The prevalence of fibromyalgia in the general population

A comparison of the American College of Rheumatology 1990, 2010 and modified 2010 classification criteria

Gareth T Jones (Corresponding Author), Fabiola Atzeni, Marcus Beasley, Elisa Flüß, Piercarlo Sarzi-Puttini, Gary J Macfarlane

Research output: Contribution to journalArticle

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Abstract

Background

The ACR 1990 fibromyalgia classification criteria are based on widespread pain and tenderness. In 2010 new criteria were proposed, focusing more on multiple symptoms and these, latterly, were modified to require only self-report. The current study aimed to determine the population prevalence of fibromyalgia, and to compare differences in prevalence, using the alternative criteria.

Methods

A cross-sectional survey was conducted. Questionnaires, including items on pain, symptoms, and rheumatological diagnoses, were mailed to 4600 adults in northeast Scotland. Participants with chronic widespread pain, or who met the modified 2010 criteria, plus a sub-sample of other participants were invited to a research clinic. Attendees completed an additional questionnaire, and a rheumatological examination, and were classified according to the ACR 1990, 2010 and modified 2010 criteria. The prevalence of each was calculated, weighting back to the target population by age, sex and area of residence.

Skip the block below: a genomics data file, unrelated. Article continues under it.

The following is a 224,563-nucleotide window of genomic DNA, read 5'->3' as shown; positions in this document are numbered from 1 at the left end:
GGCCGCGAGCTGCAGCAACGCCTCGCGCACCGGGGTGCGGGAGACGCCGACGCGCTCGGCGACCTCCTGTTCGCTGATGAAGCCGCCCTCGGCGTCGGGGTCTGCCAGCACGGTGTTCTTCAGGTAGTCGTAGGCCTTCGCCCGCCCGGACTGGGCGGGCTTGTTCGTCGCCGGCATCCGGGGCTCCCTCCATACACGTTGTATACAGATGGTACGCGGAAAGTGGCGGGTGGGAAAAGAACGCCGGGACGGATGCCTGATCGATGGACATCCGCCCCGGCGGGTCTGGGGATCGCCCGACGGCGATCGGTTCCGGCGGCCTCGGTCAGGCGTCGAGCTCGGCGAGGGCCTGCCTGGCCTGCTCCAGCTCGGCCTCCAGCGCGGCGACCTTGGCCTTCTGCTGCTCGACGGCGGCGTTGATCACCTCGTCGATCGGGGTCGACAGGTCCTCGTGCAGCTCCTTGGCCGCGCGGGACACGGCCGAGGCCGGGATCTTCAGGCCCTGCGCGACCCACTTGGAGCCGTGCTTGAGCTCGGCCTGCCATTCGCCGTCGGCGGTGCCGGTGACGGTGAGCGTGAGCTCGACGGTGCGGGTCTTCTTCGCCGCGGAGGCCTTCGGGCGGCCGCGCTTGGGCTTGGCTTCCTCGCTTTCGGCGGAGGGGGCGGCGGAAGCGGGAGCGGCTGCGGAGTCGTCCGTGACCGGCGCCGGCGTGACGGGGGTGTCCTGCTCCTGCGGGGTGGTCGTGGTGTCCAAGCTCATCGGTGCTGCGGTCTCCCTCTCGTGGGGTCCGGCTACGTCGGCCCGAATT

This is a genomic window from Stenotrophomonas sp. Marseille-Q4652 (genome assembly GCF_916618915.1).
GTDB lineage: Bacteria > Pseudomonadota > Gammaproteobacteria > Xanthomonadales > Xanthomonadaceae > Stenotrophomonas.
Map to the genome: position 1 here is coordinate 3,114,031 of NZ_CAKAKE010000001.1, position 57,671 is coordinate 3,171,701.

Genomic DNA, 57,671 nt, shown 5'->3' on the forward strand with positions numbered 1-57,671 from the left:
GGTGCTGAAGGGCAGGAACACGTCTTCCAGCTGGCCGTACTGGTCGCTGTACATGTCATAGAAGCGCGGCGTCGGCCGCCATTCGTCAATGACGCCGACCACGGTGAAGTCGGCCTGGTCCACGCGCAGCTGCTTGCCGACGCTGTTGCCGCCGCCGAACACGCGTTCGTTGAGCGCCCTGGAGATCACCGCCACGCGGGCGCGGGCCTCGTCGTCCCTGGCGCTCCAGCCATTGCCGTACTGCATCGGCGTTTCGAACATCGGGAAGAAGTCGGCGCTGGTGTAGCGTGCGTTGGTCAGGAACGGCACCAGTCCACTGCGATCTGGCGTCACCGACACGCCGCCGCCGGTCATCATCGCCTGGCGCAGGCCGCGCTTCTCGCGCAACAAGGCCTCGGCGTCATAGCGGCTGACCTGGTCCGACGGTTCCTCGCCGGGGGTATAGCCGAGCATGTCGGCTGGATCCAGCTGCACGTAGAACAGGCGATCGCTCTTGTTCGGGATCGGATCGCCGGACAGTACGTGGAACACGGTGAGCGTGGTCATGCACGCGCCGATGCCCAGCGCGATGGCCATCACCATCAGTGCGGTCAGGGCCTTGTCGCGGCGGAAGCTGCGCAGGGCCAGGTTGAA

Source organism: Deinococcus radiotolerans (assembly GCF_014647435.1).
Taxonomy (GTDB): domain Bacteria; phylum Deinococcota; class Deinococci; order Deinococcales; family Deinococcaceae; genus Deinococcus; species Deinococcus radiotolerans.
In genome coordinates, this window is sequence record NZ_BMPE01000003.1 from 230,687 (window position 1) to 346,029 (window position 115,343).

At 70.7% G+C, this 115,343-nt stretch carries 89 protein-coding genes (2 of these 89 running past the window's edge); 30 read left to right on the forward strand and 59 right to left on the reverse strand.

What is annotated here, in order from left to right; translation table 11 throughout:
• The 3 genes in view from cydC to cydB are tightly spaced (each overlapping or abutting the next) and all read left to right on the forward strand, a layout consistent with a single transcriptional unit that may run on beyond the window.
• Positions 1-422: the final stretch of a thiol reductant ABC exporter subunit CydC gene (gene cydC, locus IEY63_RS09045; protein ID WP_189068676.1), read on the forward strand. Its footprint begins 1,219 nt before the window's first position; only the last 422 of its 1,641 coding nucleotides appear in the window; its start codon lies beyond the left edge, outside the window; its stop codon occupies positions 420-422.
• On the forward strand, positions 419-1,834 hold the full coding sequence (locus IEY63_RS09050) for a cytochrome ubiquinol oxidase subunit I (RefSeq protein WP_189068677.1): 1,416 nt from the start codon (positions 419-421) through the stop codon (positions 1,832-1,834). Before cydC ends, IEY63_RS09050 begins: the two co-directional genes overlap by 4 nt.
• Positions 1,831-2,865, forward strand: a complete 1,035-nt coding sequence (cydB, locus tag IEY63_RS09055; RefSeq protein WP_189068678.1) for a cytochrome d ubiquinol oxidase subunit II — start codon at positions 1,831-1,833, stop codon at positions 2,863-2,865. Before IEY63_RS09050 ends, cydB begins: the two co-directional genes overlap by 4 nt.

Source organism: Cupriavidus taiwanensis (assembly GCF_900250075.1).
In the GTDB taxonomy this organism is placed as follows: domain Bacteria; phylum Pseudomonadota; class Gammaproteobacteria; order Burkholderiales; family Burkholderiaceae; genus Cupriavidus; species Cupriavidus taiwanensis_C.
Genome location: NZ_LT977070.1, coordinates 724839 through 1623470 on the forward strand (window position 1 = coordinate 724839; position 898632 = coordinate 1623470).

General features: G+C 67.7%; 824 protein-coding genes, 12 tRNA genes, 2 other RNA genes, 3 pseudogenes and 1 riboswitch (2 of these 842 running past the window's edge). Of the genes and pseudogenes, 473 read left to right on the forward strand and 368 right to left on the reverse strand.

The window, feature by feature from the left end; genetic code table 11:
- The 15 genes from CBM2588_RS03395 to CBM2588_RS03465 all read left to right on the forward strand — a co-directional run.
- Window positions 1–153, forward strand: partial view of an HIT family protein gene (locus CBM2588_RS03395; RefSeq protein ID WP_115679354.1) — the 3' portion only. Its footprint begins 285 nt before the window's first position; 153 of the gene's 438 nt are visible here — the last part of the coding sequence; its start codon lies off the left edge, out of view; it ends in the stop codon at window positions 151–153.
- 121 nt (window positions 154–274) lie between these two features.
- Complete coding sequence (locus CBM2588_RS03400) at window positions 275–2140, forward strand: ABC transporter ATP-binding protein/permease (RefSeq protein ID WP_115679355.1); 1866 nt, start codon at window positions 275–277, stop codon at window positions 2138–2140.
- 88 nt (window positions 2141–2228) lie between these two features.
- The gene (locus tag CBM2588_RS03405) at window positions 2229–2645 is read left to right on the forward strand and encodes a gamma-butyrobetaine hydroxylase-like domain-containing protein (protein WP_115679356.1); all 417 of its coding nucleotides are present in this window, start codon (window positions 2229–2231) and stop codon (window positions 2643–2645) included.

Results

Of 1604 questionnaire participants, 269 were invited and 104 (39%) attended the research clinic, of whom 32 (31%) met ≥1 of the fibromyalgia criteria. The prevalence of fibromyalgia using the 1990, 2010 and modified 2010 criteria was 1.7% (95%CI: 0.7-2.8%); 1.2% (0.3-2.1%); and 5.4% (4.7-6.1%), respectively. The female/male ratio was 13.7 to 4.8 and 2.3, respectively.

Conclusion

Fibromyalgia prevalence varies with the different classification criteria – specifically, prevalence is higher, and a greater proportion of men are identified, with the modified 2010 criteria, compared to those requiring clinician input. This has important implications for the use of the new criteria both in research and in clinical practice. © 2014 American College of Rheumatology.
Original languageEnglish
Pages (from-to)568-575
Number of pages8
JournalArthritis & Rheumatology
Volume67
Issue number2
Early online date28 Jan 2015
DOIs
Publication statusPublished - Feb 2015

Fingerprint

Fibromyalgia
Population
Research
Pain
Health Services Needs and Demand
Scotland
Chronic Pain
Self Report
Cross-Sectional Studies
Surveys and Questionnaires

Keywords

  • fibromyalgia
  • epidemiology
  • prevalence
  • diagnostic criteria

Cite this

@article{93aacd4712d84b9f99ca1e1d3acd8b2d,
title = "The prevalence of fibromyalgia in the general population: A comparison of the American College of Rheumatology 1990, 2010 and modified 2010 classification criteria",